Ransomware: Suspected REvil ransomware affiliates arrested

The ransomware threat is growing: What needs to happen to stop attacks getting worse?

Romanian authorities have arrested two individuals suspected of cyber-attacks using the Sodinokibi/REvil ransomware. They are allegedly responsible for 5,000 infections, accounting for €500,000 in ransom payments, according to European law enforcement agency Europol.

REvil has been one of the most notorious ransomware groups of 2021, responsible for hundreds of high-profile attacks around the world.

A further suspected GandGrab affiliate was arrested by Kuwaiti authorities on the same day.

In addition to these arrests, Operation GoldDust saw three additional arrests in February, April and 2021 by authorities in South Korea against affiliates involved with REvil ransomware. Another affiliate was arrested in Europe in October. In total, the operation has resulted in seven arrests and it’s the first time they’ve been disclosed publicly by law enforcement.

SEE: A winning strategy for cybersecurity (ZDNet special report)

The operation involved police from countries around the world and international law enforcement agencies Europol, Eurojust and Interpol. The arrests follow a joint operation which was able to identify intercept communications and seize infrastructure used during campaigns.

Operation GoldDust also received support from the cybersecurity industry from companies including Bitdefender, KPN and McAfee. Researchers at Bitdefender provided technical insights throughout the investigation, along with decryption tools to help victims of ransomware attacks recover their files without having to pay the ransom.

Decryption tools for several versions of GandCrab and REvil ransomware are available for free via the No More Ransom project. According to Europol, the REvil decryption tools have helped more than 1,400 companies decrypt their networks following ransomware attacks, saving over €475 million ($550 million) from being paid to cyber criminals.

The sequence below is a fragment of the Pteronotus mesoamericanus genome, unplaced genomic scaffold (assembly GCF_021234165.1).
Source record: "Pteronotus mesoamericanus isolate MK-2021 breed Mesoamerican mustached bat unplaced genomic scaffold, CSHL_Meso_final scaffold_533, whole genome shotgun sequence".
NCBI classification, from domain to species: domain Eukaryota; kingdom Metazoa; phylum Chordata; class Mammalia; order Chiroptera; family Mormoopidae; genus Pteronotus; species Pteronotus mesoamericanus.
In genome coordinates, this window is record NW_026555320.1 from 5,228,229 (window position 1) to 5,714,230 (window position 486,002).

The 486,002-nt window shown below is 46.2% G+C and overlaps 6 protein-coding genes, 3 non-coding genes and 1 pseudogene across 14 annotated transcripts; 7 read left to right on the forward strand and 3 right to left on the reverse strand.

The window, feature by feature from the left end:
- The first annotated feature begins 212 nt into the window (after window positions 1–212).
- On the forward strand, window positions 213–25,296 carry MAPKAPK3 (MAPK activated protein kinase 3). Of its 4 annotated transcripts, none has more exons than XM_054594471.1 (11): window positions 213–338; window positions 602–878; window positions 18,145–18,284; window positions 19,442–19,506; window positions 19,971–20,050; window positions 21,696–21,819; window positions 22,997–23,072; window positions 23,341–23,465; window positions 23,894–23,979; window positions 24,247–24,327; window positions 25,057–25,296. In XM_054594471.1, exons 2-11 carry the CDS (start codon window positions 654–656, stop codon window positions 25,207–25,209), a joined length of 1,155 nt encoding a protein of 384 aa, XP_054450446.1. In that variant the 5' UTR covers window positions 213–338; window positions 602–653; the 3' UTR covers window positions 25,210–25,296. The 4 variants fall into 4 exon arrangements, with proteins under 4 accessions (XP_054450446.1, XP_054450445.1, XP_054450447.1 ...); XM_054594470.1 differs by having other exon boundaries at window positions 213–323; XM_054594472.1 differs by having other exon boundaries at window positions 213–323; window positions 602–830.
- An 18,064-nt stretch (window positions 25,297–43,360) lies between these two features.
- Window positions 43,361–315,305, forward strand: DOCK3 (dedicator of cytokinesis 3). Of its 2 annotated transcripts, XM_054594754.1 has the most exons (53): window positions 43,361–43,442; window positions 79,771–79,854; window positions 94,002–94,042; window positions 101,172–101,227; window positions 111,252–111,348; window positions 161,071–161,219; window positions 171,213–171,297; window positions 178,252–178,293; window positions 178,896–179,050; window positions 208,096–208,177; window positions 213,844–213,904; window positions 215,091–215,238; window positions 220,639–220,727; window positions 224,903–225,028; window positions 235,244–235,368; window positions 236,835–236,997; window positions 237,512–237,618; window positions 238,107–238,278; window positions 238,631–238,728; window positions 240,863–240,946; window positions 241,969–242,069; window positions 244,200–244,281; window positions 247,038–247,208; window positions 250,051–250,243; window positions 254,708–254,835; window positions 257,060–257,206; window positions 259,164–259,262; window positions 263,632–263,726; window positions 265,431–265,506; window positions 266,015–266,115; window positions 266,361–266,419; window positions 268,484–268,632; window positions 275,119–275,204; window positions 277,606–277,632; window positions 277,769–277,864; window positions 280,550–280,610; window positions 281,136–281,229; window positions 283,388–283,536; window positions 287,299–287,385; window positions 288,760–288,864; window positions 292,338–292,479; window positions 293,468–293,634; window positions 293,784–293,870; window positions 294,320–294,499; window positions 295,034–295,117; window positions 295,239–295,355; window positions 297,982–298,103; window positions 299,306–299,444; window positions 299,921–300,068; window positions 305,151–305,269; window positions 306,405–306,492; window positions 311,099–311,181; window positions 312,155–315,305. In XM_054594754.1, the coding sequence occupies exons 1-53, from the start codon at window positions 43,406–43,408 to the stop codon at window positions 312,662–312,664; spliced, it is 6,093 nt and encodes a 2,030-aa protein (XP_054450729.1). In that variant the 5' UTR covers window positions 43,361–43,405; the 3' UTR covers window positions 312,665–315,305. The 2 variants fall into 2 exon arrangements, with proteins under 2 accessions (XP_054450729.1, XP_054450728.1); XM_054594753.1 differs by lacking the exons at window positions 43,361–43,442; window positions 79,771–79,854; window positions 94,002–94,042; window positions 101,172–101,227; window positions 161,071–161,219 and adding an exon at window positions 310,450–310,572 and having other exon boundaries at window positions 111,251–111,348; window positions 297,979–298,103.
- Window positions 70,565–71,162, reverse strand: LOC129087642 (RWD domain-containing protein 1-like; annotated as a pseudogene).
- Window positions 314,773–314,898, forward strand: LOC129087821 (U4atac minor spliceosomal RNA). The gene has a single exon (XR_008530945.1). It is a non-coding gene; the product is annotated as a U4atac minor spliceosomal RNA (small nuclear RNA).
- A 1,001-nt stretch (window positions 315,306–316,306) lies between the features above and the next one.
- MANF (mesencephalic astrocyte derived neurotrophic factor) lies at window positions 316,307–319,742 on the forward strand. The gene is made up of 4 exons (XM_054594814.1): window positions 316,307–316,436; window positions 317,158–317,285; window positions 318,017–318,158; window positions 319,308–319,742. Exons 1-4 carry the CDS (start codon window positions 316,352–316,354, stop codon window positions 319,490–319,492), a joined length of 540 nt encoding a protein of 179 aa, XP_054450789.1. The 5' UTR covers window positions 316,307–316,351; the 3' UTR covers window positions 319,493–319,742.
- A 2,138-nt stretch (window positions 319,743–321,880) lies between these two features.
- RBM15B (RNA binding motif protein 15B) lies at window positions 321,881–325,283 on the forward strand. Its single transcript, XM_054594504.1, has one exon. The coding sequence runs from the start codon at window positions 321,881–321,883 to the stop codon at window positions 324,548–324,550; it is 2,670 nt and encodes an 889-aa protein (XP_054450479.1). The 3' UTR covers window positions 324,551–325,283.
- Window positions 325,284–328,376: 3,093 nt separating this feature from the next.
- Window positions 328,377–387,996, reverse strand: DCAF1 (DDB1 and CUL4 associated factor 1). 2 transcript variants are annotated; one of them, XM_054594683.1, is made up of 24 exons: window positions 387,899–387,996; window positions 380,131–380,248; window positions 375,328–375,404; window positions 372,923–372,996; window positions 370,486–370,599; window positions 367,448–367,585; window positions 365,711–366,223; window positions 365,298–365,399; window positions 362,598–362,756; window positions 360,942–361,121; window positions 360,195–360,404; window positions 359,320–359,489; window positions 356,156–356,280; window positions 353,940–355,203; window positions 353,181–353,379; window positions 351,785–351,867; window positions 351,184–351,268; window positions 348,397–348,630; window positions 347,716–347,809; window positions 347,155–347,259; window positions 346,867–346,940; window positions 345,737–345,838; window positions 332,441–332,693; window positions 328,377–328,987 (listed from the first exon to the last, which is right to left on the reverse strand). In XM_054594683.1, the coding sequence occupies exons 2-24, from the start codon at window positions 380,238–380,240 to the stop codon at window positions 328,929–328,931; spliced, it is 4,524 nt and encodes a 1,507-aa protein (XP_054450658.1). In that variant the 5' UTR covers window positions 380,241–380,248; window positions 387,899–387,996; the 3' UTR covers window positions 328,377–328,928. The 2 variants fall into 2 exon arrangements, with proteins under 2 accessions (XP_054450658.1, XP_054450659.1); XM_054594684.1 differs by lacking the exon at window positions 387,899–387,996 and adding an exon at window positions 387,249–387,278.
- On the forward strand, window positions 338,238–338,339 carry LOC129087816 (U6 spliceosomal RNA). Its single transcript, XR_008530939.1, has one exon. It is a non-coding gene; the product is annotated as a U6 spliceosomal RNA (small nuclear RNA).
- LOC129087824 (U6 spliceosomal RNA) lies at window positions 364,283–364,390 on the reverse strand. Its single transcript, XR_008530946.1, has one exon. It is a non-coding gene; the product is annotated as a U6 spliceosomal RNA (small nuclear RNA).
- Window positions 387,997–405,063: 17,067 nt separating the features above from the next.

Europol supported the operation by providing analytical support, as well analysis into malware and cryptocurrency. The 17 countries participating in Operation GoldDust are Australia, Belgium, Canada, France, Germany, the Netherlands, Luxembourg, Norway, Philippines, Poland, Romania, South Korea, Sweden, Switzerland, Kuwait, the United Kingdom and the United States.

“These arrests illustrate what can be achieved when the public and private sectors pool their resources to fight cybercrime. This operation was an around-the-clock global effort to hunt down those responsible for the most devastating ransomware attacks in recent history leaving no stone unturned,” Alexandru Catalin Cosoi, senior director of the investigation and forensics unit at Bitdefender which aided investigations told ZDNet.

“The success of this operation is a wake-up call for cybercriminals. They should understand if they are caught in the crosshairs of an international effort to find them, they can’t hide,” he added.

The arrests are the latest in a string of operations by law enforcement targeting ransomware operations. Last month saw a Europol-led operation target 12 suspects in Ukraine and Switzerland believed to be behind LockerGoga, MegaCortex, Dharma and other ransomware attacks. It was also recently reported that law enforcement from multiple countries helped take down key elements of REvil.


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